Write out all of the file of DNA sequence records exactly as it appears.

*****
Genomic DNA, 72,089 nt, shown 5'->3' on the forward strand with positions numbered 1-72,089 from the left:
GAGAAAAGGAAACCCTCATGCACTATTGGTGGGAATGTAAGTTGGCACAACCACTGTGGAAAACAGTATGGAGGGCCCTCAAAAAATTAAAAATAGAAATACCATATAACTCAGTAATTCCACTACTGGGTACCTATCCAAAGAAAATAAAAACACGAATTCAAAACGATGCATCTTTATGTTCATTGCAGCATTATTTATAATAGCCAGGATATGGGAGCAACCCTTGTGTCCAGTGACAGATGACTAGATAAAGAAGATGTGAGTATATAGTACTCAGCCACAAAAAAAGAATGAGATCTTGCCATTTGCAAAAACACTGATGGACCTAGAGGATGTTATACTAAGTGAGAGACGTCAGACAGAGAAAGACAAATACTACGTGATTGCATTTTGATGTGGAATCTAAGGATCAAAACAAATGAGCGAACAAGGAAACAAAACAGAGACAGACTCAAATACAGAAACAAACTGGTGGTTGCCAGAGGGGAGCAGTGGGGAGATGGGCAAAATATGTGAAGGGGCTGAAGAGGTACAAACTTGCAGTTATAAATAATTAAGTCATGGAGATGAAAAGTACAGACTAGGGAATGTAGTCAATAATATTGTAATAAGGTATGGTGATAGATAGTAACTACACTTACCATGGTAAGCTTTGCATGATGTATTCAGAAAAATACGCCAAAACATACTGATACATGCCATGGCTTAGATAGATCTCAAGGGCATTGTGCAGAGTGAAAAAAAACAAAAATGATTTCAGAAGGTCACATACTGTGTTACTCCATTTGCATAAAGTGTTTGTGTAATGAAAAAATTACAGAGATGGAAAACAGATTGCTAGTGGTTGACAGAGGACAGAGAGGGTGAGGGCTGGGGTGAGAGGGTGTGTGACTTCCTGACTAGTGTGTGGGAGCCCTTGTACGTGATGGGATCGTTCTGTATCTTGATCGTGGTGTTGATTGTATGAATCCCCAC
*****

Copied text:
Genomic DNA, 72,089 nt, shown 5'->3' on the forward strand with positions numbered 1-72,089 from the left:
GAGAAAAGGAAACCCTCATGCACTATTGGTGGGAATGTAAGTTGGCACAACCACTGTGGAAAACAGTATGGAGGGCCCTCAAAAAATTAAAAATAGAAATACCATATAACTCAGTAATTCCACTACTGGGTACCTATCCAAAGAAAATAAAAACACGAATTCAAAACGATGCATCTTTATGTTCATTGCAGCATTATTTATAATAGCCAGGATATGGGAGCAACCCTTGTGTCCAGTGACAGATGACTAGATAAAGAAGATGTGAGTATATAGTACTCAGCCACAAAAAAAGAATGAGATCTTGCCATTTGCAAAAACACTGATGGACCTAGAGGATGTTATACTAAGTGAGAGACGTCAGACAGAGAAAGACAAATACTACGTGATTGCATTTTGATGTGGAATCTAAGGATCAAAACAAATGAGCGAACAAGGAAACAAAACAGAGACAGACTCAAATACAGAAACAAACTGGTGGTTGCCAGAGGGGAGCAGTGGGGAGATGGGCAAAATATGTGAAGGGGCTGAAGAGGTACAAACTTGCAGTTATAAATAATTAAGTCATGGAGATGAAAAGTACAGACTAGGGAATGTAGTCAATAATATTGTAATAAGGTATGGTGATAGATAGTAACTACACTTACCATGGTAAGCTTTGCATGATGTATTCAGAAAAATACGCCAAAACATACTGATACATGCCATGGCTTAGATAGATCTCAAGGGCATTGTGCAGAGTGAAAAAAAACAAAAATGATTTCAGAAGGTCACATACTGTGTTACTCCATTTGCATAAAGTGTTTGTGTAATGAAAAAATTACAGAGATGGAAAACAGATTGCTAGTGGTTGACAGAGGACAGAGAGGGTGAGGGCTGGGGTGAGAGGGTGTGTGACTTCCTGACTAGTGTGTGGGAGCCCTTGTACGTGATGGGATCGTTCTGTATCTTGATCGTGGTGTTGATTGTATGAATCCCCAC